Support for troubled teens
Parents must give a great amount of support to their teenagers. When children reach adolecence it is difficult for parents to meet the new demands made on them. A teen’s main concerns are maintaining their self-esteem, being accepted by their peers, and meeting the expectations of others. At this stage they are experiencing a myriad of different things for the first time like owning a car, working, or dating. They have standards to keep in order to avoid looking inferior. Anytime they run into problems they’re likely to become angry or frustraited.
Teens need positive support from their parents. They should not be ignored or taken for granted. Try to pay attention to your teenager’s behavior. If you notice any changes that express trouble or unhappiness, take some time out to talk to them. Be patient and understanding and help them understand the changes in their lives better. Next, try to observe how they’re doing in school. Offer them help if they’re having trouble with their homework or find a tutor. Talk with their teachers to get feedback. Third, let them know they’re appreciated and give them affection. Thank them for a job well done, but never condemn them if they try but fail. Simply make suggestions on how they can do better next time.
Remember, teens have an enormous craving for entertainment. Their main priorities are being happy and achieving self-fulfillment. They’re energetic and like to keep occupied doing something at all times. Unfortunately, most think tragic things won’t ever happen to them or act like they’re indestructible. Most youth may be unaware of the health hazards or other dangers associated with recklessness or inexperience. Therefore, you must spend some time with your teen. Take them on hikes, trips, or other family outings. Let them assist you in activities or teach them skills you've mastered. Bring them to your work so they can see what you do. Have educational discussions with them. Talk about their friends, hobbies, and money issues. If you never spend time with them, they may feel neglected. Teens who feel alienated by their parents tend to stray away from home to find acceptance and meaning in life. They may be tempted to hang out with the wrong crowd and experiment with destructive practices. Let them know that you care about their safety and you’re not trying to spoil their fun.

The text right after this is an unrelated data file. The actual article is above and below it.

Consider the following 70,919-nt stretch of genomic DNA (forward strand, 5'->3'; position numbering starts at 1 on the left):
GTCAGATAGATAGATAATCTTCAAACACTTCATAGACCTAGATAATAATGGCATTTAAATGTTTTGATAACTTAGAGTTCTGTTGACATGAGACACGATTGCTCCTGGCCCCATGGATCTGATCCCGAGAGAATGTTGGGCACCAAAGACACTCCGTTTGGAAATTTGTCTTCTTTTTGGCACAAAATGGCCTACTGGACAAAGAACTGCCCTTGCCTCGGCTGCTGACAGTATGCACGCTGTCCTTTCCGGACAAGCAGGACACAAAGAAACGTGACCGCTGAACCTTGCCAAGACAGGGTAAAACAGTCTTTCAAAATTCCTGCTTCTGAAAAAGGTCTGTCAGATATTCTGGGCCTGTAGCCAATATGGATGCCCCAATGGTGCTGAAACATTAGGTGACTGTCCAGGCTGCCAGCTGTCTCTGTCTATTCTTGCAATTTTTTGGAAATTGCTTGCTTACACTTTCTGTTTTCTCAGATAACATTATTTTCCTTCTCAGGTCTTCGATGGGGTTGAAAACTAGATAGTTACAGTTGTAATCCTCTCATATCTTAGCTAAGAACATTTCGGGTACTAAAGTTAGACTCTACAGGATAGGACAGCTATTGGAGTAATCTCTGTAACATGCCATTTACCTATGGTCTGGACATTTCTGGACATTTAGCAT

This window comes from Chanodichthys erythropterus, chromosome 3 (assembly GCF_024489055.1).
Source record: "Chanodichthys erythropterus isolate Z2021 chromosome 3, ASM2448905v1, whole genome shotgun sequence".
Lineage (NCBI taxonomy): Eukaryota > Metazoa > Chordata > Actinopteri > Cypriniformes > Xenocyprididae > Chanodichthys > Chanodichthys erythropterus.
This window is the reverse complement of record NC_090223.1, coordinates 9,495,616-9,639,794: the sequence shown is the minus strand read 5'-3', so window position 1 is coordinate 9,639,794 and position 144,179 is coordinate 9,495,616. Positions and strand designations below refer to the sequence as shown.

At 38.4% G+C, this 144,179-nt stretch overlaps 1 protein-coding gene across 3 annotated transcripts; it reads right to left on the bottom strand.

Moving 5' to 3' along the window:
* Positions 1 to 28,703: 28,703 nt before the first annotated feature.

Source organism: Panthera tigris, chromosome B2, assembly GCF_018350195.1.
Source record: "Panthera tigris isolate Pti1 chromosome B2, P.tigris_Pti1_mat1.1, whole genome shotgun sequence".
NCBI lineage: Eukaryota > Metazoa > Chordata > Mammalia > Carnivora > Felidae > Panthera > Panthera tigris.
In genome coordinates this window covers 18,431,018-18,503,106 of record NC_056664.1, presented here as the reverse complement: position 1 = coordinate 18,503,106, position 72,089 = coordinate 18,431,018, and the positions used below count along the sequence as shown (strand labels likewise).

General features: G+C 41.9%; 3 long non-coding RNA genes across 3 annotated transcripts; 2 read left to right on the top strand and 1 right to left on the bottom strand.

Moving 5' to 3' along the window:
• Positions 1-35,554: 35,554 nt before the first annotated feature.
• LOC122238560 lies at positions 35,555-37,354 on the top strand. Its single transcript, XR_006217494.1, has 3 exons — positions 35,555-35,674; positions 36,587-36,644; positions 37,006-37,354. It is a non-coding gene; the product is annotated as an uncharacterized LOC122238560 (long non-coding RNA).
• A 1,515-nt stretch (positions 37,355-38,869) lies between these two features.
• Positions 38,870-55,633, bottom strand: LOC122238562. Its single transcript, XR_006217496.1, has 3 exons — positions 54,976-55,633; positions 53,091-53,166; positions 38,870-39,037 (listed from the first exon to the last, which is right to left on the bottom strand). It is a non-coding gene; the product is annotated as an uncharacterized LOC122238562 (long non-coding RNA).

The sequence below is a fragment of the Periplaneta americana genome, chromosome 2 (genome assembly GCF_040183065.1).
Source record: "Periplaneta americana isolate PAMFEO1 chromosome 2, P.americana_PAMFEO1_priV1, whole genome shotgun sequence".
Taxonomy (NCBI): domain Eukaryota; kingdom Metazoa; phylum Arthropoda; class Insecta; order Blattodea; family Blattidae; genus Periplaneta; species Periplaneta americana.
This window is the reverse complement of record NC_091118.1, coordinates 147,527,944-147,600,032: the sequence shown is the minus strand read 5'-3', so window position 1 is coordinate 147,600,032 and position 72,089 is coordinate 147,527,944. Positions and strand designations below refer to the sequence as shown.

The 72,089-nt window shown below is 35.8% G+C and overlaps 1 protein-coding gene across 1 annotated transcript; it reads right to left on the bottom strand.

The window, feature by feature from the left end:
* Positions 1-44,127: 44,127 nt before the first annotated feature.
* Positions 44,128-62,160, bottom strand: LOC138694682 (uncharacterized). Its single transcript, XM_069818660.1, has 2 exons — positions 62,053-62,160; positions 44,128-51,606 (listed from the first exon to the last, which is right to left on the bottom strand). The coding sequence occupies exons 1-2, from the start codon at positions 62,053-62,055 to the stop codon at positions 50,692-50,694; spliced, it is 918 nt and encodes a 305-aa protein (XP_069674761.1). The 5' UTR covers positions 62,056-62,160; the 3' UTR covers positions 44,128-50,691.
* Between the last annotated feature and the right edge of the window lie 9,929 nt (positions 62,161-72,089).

If you feel you’ve done everything you can to help your teenager and nothing works, you may consider outside help. Find out what programs or extra-curricular activities their high school offers and encourage them to join one. Look for types of programs available in your community for teens. If your teenager has behavior or emotional problems have them speak to a psychologist. Share with them similar experiences you’ve had growing up. Persuade them to open up and tell them never to be ashamed of any problems they have. Effective parenting support towards teens goes a long way.